The opening day of the congress, 15 March 2013, features an extensive programme, with the main focus on the international aspect of urology practice. With an opportunity to attend 11 Urology Beyond Europe sessions, you will be able to get a clear picture of urology as it is practised across many countries and continents today. A full-day special session will be dedicated to the International Conference on Prostate Cancer Prevention 2013 with Consensus Conference on Chemoprevention of Prostate Cancer. During this session, a wide range of issues related to ongoing research, controversies and future prospects will be addressed.
One of the presentations will be given by Prof. Jack Schalken (Nijmegen, the Netherlands), who will discuss the current state of events in the field of urinary bio-markers for prostate cancer. He will specifically address non-PCA3 biomarkers and discuss the evidence available on the issue to date. We have asked Prof. Schalken to give us a glimpse into his talk.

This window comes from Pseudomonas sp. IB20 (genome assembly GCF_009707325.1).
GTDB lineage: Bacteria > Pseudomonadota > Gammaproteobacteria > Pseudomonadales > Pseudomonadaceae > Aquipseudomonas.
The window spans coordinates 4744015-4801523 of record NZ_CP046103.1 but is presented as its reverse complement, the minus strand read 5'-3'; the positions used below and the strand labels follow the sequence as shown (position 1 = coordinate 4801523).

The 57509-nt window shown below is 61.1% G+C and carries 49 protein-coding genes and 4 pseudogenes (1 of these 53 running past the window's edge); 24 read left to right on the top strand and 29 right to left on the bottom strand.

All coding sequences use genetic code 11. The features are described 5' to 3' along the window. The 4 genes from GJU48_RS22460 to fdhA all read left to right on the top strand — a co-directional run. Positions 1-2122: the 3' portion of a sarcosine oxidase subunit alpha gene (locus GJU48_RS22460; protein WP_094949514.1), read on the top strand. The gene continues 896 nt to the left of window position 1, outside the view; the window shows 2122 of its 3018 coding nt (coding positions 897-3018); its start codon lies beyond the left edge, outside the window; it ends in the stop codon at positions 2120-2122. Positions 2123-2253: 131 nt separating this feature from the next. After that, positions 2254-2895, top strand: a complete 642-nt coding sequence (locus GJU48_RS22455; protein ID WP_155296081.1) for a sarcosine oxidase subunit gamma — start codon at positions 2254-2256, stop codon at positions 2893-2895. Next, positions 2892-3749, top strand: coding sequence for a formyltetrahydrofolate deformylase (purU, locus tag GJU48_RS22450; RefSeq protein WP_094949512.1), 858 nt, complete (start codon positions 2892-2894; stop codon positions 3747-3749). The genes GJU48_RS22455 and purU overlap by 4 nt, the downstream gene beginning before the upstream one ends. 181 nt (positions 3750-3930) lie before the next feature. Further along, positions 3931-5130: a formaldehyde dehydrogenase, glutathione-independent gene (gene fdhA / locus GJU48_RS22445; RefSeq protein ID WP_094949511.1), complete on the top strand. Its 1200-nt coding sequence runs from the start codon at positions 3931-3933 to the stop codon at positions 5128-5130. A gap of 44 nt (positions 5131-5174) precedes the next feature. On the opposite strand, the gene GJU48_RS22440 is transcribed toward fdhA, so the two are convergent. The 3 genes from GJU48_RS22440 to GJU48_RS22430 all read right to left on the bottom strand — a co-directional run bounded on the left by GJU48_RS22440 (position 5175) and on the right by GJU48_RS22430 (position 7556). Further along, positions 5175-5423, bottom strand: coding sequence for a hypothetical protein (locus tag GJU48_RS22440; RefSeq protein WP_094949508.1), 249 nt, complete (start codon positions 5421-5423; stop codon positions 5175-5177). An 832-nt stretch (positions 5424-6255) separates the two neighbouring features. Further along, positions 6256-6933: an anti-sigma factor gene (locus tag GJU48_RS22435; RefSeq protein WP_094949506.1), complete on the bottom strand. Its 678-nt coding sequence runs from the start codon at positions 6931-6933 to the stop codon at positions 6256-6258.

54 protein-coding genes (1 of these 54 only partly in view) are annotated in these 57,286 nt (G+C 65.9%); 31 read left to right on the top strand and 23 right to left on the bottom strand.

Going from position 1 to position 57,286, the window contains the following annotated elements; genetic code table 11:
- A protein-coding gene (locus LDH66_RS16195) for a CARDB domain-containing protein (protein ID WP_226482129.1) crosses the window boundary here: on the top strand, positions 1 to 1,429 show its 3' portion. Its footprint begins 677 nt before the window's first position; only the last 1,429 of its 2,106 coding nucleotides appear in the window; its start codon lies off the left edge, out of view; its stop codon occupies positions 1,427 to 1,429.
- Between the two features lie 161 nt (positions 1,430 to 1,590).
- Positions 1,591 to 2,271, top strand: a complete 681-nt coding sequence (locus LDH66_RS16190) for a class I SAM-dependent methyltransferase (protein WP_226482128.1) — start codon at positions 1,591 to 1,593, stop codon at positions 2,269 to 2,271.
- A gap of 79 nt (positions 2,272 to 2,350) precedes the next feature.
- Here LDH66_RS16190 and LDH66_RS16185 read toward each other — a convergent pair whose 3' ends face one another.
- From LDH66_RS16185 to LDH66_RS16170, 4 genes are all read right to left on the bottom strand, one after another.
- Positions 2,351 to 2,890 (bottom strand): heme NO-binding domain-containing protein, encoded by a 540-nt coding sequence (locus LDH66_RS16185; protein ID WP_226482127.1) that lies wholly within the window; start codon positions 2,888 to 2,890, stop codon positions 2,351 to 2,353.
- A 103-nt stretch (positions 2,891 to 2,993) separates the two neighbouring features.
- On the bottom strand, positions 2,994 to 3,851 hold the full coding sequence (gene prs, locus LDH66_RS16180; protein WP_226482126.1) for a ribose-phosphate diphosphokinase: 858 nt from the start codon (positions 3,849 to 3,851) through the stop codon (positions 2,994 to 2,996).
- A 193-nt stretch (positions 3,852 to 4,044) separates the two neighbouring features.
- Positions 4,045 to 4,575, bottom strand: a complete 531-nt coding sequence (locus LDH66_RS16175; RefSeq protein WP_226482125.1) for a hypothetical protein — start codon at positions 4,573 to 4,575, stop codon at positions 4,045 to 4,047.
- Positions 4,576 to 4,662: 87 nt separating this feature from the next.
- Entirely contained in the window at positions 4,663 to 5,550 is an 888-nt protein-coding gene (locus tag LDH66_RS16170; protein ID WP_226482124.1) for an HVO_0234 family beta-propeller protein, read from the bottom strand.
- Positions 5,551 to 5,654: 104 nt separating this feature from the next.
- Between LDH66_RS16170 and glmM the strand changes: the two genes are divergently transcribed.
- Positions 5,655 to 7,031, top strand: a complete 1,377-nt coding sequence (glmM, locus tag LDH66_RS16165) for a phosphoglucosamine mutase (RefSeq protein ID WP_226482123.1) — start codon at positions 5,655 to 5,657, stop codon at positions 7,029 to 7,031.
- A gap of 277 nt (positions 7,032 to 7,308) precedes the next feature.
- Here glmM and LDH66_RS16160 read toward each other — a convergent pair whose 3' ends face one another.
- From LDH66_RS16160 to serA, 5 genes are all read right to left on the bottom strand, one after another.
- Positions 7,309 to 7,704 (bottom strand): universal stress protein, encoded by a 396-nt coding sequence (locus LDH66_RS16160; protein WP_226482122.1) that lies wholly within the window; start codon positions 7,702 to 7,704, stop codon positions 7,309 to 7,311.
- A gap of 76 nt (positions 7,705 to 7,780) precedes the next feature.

You are known in the field for your PCA3 research – what prompted you to give a presentation on non-PCA3 urinary biomarkers?
Prof. Schalken: In the preceding years we have identified PCA3 and extensively studied the ETS gene fusions, discovered by Chinayan and Ruben. Using these cancer specific genes in the early diagnosis using urine as substrate is a major step forward. There are still, however, a number of limitations that need to be and can be resolved.
Firstly, PCA3 fails to identify a subgroup of highly aggressive cancers. Secondly, the number of ETS gene fusions that can occur in PCa is well over 20 and it is a true challenge to identify all of them, since that would need us to develop a 25 gene test panel.
With that in mind, I think it is a good idea to discuss non-PCA3 urinary biomarkers in the context of this session – it is also an exciting challenge for me, since I have such a strong focus on PCA3 research.
What will be the main focus of the lecture?
Prof. Schalken: I will present our work of the last three years: we have completed an extensive discovery programme to identify biomarkers that can resolve some of the issues I mentioned earlier.
Based on this we have done a prospective multicentre validation study including PCA3 and three TMPRSS2ets gene fusions. This has resulted in a six gene panel that can be tested on post-DRE urine that appears to be tailored to aid in the early diagnosis of clinically significant prostate cancer.
This will be the first presentation of these results at an international podium.